A more conventional car, the 3/16PS, and the first diesel engined tractors, came in 1928, taking the company back into profit. Hanomag were badly hurt by the drop in trade in 1929 and built a large stock of unsold vehicles. Things improved in 1930 and the company got 14 per cent of the domestic car market, second place behind Opel, but in 1931 a new crisis came when the banks called in a loan. The factory was mortgaged to Hannover City and the Vereinigte Stahlwerke trust and the company relaunched as Hanomag Automobil und Schlepperbau GmbH.

For 1932, a new small car, the 1.1 Litre, renamed the Garant in 1934, was announced and sold well, allowing two-shift working to be introduced and it was joined by the larger 1.5 litre Rekord (a name later used by Opel) in 1933, with independent front suspension. A diesel Rekord was shown at the 1936 Berlin Motor Show.[3]

The Hanomag 1.3 litre was introduced in 1939 and had unitary body, an innovative feature for that time. It was studied by Volvo engineers and influenced the construction of the Volvo PV 444 passenger car.[4]

Military vehiclesEdit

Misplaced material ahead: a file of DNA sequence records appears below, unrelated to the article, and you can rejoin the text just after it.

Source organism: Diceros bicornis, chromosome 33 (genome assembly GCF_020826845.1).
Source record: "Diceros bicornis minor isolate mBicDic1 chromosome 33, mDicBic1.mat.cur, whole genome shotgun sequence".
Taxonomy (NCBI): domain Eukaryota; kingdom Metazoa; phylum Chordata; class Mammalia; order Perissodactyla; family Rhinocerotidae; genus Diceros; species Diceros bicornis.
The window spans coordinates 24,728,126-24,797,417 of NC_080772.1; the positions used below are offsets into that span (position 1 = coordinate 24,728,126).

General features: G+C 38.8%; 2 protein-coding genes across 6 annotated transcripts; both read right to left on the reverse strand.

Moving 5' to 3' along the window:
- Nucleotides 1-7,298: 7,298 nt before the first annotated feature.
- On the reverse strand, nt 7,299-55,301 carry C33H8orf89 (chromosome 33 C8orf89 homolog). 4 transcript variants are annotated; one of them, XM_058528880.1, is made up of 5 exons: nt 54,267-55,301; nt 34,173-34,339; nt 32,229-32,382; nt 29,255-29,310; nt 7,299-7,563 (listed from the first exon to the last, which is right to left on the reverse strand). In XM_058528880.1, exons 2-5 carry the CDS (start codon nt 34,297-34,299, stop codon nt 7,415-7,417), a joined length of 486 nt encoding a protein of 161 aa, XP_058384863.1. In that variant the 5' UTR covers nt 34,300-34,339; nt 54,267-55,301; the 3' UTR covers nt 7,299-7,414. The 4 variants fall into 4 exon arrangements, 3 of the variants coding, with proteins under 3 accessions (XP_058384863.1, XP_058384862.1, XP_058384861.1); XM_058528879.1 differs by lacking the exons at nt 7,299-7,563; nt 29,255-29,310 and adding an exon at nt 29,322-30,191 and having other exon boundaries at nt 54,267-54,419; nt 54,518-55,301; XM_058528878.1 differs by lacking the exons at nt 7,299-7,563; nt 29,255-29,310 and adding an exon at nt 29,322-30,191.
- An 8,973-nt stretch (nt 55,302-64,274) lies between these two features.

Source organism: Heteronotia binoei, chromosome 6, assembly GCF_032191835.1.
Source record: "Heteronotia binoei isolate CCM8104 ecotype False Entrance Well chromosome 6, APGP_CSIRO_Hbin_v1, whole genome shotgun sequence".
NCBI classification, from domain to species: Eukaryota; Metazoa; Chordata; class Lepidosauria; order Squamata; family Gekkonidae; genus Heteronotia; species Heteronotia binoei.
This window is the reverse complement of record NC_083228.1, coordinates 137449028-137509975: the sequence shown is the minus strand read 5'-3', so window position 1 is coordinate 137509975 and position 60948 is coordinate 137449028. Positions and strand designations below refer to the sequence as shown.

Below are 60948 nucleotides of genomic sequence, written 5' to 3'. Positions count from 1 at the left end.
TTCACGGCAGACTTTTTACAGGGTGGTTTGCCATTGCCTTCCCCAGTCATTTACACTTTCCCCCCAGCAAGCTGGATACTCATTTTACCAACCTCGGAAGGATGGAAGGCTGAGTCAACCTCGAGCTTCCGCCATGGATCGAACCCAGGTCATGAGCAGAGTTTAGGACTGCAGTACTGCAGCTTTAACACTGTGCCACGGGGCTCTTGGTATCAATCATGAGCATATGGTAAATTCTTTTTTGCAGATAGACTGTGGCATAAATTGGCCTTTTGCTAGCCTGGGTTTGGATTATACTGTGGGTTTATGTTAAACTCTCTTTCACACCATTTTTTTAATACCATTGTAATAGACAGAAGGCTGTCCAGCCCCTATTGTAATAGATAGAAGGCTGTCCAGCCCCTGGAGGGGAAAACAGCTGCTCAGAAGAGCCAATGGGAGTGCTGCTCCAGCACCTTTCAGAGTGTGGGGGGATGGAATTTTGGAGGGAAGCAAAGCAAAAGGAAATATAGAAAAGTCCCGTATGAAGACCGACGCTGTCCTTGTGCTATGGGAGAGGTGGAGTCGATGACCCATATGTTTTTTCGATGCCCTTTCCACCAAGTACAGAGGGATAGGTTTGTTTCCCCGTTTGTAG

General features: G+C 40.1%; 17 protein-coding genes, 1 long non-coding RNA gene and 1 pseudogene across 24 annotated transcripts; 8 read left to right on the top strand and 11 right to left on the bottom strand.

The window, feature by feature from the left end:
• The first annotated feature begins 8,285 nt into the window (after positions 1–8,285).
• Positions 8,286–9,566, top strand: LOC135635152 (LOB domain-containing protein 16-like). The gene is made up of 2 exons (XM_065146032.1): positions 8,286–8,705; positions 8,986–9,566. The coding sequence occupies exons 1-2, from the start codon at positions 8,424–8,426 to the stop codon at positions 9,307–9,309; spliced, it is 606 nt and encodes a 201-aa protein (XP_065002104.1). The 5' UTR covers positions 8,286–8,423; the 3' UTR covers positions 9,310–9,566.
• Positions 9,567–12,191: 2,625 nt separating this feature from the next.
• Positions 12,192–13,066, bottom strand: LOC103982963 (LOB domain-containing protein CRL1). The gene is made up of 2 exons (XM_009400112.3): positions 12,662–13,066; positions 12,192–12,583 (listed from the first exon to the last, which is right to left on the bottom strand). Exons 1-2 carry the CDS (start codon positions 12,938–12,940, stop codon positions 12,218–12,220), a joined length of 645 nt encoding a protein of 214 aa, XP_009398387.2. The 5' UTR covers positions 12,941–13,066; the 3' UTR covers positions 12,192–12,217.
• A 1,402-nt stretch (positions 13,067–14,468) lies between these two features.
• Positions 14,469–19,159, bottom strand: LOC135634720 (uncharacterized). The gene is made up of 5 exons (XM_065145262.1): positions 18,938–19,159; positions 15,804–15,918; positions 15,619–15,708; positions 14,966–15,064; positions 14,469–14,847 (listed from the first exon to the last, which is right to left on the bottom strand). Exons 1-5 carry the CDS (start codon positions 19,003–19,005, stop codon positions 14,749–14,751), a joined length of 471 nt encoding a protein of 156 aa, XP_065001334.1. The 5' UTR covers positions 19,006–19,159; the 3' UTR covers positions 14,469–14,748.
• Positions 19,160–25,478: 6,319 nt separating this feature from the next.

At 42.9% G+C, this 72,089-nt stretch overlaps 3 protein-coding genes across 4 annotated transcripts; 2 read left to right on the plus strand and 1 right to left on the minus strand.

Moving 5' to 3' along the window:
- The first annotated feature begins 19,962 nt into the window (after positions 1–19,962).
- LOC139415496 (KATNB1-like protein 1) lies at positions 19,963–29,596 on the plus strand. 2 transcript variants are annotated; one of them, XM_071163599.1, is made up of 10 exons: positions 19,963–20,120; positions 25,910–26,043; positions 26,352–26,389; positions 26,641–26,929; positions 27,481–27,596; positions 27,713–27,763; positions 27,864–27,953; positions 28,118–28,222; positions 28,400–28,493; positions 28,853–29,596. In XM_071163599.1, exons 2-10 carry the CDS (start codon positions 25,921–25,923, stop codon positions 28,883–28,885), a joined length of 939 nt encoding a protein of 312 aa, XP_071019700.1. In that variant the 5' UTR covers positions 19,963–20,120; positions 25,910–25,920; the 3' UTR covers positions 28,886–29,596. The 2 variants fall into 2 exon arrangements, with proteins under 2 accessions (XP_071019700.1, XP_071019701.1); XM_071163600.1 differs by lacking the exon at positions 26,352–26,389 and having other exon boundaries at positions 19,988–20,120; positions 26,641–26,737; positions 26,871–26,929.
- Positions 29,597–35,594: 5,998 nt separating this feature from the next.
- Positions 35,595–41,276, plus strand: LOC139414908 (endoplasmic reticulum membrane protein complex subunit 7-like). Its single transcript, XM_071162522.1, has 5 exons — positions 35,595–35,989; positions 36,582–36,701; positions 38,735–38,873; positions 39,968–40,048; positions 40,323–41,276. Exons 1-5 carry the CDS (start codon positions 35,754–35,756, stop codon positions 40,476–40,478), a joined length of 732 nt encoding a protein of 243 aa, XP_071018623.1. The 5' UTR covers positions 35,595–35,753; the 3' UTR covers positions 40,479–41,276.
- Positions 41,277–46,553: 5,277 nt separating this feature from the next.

During World War II, the car plant made military vehicle engines, a military version of their heavy tractor renamed the SS-100, and half track troop carriers. The Hanomag 20 B, a four-wheel-drive Small Unit-Personnel Carrier was produced from 1937 until 1940 (circa 2000 built) under the parentage of Stoewer (as the R180, R200 and Type 40). Capacity problems by Stoewer resulted in co-production by both BMW (as the 325) and Hanomag.[5] Together, the three manufacturers made about 10,000 units. The special four-wheel-steering system was fitted on most models. Operating a "lock-level" between the front seats, made the steerable rear axle turn sideways to a certain angle.[5]

The single most important and iconic military vehicle to be designed and built by Hanomag during World War II was the Sd.Kfz. 251 half-track (commonly called simply "the Hanomag" but this has been questioned, and may have been only a postwar label. German officers referred to them as SPW 'Schützenpanzerwagen, or armored infantry vehicle' in their daily orders and memoirs.) with a total production numbering just over 15,000. Built to protect and transport the Panzergrenadier mechanized infantry forces, it was by far the most common German armoured troop-carrying vehicle of World War II, and a direct precursor to the armoured personnel carriers of today. In comparison to the most common Allied half-track of the war, the M3 Half-track, the Sd.Kfz. 251 was slower and lower-powered, but with thicker, sloping side armour provided better protection; the flat-sided M3 was, at one point, panned as the "Purple Heart Box" for being unable to stop 7.92mm Mauser bullets at close range, while the Hanomag's sloping side armour deflected Allied bullets with no similar issue.[citation needed]